This gallery, the seventh posted by the Society, provides access to the virtual museum and archive’s collection of more than 4,300 documents, photographs, and papers related to the history of financial regulation. Kenneth Durr and Robert Colby of History Associates, Inc., served as the curators. Both the virtual museum and archive and the Society are independent of the U.S. Securities and Exchange Commission.

Friday, December 3, 2010

AAHANZBS 2010 Program Now Available

The Academic Association of Historians in Australian and New Zealand Business Schools (AAHANZBS) has posted the program for their 2010 meeting, which will be held at the Women's College, University of Sydney, December 16-17, 2010. The conference organizer is Greg Patmore; the keynote speaker will be Geoffrey Jones, Isidor Straus Professor of Business History at the Harvard Business School.  A registration form is also available.

Wednesday, December 1, 2010

New-York Historical Society Manuscript Collections on Slavery Digitized

The New-York Historical Society library has recently unveiled a digitized collection of manuscripts relating to slavery and the slave trade from its holdings. Economic historians of the subject can find much of interest here; as the NYHS introduction explains, the materials "consist of diaries, account books, letter books, ships’ logs, indentures, bills of sale, personal papers, and records of institutions," including an account book kept by the slave trading firm Bolton, Dickens & Co. 
Page from the account book of the Brig Othello,
slaving off the coast of Africa, 1768-1769 (NYHS)
Many materials relating to the abolitionist movement have also been made available, including "the records of the New York Manumission Society and the African Free School, the diaries and correspondence of English abolitionists Granville Sharp and John Clarkson, the papers of the Boston anti-slavery activist Lysander Spooner, the records of the Massachusetts Anti-Slavery Society, [and] the draft of Charles Sumner’s famous speech, 'The Anti-Slavery Enterprise'." Over 12,000 pages have been digitized.

Sunday, November 28, 2010

Economic History Conference at Yale: "Before and Beyond Europe"

The Program in Economic History, a part of the Economic Growth Center at Yale University, has announced the program for its conference, "Before and Beyond Europe: Economic Change in Historical Perspective," to be held February 25-26, 2011. In the words of the organizers:
It is broadly held now, following Douglass C. North and others, that History matters to Economics.  This shift has contributed to a rebirth in Economic History and inspired lively debates and new and exciting cross-disciplinary exchange.  This conference aims to capture this new dynamism in Economic History by inviting scholars working on Economic History from different disciplinary angles, in different historical periods, and in many areas of the world.  Topics in the conference range from the Ancient Mediterranean to Medieval Europe, from Early Modern China to Modern Africa.  Its premise is that cross-disciplinary dialogue is best cultivated in a collegial atmosphere and by discussion of innovative empirical research.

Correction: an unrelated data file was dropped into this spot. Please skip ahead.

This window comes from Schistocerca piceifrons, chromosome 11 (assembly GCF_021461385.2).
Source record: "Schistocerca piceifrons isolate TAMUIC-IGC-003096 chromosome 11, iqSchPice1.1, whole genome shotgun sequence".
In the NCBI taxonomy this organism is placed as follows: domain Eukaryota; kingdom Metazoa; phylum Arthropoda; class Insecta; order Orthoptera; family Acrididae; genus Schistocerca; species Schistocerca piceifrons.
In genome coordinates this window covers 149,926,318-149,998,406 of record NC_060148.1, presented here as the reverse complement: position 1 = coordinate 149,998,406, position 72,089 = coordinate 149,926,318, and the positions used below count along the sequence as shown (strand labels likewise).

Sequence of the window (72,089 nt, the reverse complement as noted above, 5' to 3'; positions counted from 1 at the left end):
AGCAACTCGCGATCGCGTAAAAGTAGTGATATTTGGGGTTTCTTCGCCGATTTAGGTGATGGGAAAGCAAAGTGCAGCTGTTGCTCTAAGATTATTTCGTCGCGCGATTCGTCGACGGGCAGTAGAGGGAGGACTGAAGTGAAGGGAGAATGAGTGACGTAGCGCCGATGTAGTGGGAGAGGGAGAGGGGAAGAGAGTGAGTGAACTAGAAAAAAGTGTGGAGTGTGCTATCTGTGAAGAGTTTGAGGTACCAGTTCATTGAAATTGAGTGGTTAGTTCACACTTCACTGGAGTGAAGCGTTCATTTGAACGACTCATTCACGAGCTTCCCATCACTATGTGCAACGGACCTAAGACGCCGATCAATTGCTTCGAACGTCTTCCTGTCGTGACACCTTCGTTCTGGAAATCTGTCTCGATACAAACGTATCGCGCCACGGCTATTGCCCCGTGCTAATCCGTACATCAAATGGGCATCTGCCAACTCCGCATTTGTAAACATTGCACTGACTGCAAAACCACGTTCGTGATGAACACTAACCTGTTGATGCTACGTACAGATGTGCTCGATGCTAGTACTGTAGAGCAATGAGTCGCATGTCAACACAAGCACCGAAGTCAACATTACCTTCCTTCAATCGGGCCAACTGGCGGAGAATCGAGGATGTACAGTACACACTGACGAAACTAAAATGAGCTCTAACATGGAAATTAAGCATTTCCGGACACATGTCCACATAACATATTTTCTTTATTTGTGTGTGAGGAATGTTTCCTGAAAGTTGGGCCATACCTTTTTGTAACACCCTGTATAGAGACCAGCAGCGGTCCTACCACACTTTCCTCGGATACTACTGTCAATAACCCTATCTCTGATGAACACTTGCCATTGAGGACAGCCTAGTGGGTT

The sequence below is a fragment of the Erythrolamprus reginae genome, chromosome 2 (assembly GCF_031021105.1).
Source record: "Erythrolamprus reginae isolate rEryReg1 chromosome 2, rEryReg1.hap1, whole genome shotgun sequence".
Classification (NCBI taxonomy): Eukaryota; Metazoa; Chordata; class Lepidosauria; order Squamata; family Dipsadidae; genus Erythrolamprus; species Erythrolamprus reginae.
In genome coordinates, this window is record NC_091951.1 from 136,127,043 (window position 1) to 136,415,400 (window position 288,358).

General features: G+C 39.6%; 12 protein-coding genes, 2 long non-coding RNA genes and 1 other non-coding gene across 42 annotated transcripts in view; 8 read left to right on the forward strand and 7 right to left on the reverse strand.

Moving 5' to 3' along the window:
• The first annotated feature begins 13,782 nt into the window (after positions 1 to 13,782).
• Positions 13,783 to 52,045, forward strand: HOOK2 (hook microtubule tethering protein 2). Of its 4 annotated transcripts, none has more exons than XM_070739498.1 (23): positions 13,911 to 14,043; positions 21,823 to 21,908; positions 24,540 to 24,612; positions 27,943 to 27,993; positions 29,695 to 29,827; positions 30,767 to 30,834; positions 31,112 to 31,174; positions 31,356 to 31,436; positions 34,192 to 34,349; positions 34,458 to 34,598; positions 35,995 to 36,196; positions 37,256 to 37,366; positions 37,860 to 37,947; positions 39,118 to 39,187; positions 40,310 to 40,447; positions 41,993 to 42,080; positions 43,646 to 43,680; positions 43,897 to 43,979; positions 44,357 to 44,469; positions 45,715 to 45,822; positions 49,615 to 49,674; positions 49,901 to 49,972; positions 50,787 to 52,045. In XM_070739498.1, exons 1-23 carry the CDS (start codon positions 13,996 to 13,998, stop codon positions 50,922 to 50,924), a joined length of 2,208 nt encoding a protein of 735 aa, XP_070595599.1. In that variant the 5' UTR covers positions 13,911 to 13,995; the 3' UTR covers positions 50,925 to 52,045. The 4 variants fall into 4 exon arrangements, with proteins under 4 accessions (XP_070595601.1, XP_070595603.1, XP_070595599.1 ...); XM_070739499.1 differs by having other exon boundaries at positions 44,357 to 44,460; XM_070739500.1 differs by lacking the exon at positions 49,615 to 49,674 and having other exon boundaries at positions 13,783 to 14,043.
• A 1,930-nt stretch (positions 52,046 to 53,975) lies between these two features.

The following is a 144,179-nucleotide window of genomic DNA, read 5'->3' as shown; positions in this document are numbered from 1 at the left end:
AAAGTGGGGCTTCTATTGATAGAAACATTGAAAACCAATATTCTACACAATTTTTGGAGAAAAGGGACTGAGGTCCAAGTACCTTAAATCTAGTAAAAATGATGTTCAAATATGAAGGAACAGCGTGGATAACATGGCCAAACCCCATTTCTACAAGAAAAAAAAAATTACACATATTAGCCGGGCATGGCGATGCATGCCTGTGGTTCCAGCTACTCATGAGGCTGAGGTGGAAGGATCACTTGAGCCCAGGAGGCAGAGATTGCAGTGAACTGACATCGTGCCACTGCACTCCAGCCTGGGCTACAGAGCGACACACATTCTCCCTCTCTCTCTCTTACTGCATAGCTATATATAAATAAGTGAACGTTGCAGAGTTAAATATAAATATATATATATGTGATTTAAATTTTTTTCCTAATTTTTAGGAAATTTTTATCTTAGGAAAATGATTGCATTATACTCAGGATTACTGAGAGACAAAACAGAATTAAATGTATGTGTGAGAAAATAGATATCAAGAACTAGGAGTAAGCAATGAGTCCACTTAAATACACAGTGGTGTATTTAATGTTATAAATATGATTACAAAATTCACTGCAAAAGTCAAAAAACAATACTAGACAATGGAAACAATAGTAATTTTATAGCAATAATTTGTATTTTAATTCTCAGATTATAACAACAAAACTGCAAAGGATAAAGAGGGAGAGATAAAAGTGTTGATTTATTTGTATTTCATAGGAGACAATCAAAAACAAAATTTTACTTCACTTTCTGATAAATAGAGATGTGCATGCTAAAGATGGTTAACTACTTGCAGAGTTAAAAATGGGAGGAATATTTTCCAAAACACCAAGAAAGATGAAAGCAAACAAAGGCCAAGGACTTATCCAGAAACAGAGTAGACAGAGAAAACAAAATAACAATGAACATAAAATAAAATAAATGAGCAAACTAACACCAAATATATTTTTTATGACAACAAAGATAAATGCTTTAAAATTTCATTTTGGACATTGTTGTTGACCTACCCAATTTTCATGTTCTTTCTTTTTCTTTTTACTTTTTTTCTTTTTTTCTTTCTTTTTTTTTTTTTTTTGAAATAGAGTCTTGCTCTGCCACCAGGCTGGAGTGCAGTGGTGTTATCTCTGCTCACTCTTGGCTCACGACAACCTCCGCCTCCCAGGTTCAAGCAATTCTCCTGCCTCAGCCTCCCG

Naomi Lamoreaux, professor of economics and history at Yale, will open the meeting. The web version of the program provides links to abstracts of most of the papers. Please check the Program in Economic History site later for more details.

Wednesday, November 24, 2010

Catherine Fisk Wins ASLH Book Award for Working Knowledge

Catherine Fisk of the University of California, Irvine, School of Law has been awarded the John Phillip Reid Book Award of the American Society for Legal History for Working Knowledge: Employee Innovation and the Rise of Corporate Intellectual Property, 1800-1930 (University of North Carolina Press, 2009). The award is for the best monograph beyond an author’s first book published in English in Anglo-American legal history, broadly defined. The ASLH citation read in part:
Catherine Fisk’s Working Knowledge is a book of many different virtues. It takes on a novel question—when, how, and why did corporations come pervasively to own and control the intellectual property created by their employees?—and it brings to bear prodigious primary research, not just in case law but in corporate archives as well. By combining these two types of sources, among others, Fisk delivers a compelling story of doctrinal development—especially in the areas of patent, copyright, and trade secrets—but also grounds that story in a textured history of the internal practices and cultures of DuPont, Eastman Kodak, and other companies known for innovation in the early 20th century. Moreover, Fisk brings together a range of literatures that do not always make contact with each other: the literatures of legal history, of business history, of labor history, and of cultural history, among others. Adroitly deploying all of this research, she delivers a highly readable narrative that exposes the mutability of historical perspectives on identity and creativity. She offers us both a big, satisfying narrative arc and a collection of smaller arguments and speculations.